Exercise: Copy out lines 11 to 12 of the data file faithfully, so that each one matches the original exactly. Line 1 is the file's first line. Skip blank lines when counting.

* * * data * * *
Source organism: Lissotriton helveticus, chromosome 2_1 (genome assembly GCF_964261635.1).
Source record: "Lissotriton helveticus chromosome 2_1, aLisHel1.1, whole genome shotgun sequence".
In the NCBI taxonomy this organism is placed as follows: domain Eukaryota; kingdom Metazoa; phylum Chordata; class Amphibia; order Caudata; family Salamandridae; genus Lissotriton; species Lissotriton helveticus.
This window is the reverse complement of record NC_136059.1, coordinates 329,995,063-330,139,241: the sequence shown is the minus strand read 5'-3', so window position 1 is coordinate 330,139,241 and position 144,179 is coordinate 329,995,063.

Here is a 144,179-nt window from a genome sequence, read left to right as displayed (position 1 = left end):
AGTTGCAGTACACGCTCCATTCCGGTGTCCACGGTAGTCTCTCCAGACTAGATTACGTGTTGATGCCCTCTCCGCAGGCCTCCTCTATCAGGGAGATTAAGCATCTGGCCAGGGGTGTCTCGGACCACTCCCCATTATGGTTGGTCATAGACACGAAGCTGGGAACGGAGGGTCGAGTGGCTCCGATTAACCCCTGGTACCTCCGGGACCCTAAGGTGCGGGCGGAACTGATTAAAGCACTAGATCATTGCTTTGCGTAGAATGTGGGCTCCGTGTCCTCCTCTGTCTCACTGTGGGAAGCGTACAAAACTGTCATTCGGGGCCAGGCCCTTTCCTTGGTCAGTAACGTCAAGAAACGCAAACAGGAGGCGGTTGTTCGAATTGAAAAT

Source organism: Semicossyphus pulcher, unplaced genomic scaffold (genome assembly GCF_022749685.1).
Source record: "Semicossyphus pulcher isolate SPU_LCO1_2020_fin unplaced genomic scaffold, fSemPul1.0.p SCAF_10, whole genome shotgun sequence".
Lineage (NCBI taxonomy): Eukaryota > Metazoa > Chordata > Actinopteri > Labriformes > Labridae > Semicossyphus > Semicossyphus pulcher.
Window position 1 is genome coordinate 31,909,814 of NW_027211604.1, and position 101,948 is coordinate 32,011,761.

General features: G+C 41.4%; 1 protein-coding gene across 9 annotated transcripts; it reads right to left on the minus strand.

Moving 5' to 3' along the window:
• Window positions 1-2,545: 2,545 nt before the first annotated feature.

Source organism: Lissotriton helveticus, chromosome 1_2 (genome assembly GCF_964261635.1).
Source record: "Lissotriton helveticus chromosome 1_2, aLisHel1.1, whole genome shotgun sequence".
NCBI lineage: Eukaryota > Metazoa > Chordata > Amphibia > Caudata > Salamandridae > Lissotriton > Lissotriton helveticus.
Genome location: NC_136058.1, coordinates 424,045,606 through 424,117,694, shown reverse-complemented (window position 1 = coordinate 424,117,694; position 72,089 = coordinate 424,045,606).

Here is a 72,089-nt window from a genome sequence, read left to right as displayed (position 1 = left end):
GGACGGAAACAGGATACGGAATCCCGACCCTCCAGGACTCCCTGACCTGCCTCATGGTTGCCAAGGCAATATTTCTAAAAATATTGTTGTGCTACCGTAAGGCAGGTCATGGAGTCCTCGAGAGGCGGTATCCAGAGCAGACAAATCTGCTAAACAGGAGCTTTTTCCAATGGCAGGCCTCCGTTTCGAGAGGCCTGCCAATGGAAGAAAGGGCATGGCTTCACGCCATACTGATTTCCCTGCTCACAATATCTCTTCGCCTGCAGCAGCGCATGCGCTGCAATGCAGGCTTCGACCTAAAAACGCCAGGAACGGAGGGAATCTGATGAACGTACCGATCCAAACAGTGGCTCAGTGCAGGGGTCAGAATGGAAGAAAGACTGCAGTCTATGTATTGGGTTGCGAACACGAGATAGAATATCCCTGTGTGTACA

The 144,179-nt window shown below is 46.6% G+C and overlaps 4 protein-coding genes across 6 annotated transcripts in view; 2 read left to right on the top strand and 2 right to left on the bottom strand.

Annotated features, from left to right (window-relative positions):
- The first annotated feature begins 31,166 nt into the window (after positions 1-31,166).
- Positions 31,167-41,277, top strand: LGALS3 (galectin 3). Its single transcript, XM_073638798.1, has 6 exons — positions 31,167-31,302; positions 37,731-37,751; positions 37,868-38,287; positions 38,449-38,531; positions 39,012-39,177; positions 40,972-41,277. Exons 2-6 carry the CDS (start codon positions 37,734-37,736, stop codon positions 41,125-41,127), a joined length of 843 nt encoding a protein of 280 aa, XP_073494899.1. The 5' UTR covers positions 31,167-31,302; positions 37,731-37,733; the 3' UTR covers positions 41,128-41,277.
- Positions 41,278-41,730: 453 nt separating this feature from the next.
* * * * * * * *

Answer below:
General features: G+C 41.4%; 1 protein-coding gene across 9 annotated transcripts; it reads right to left on the minus strand.

Moving 5' to 3' along the window: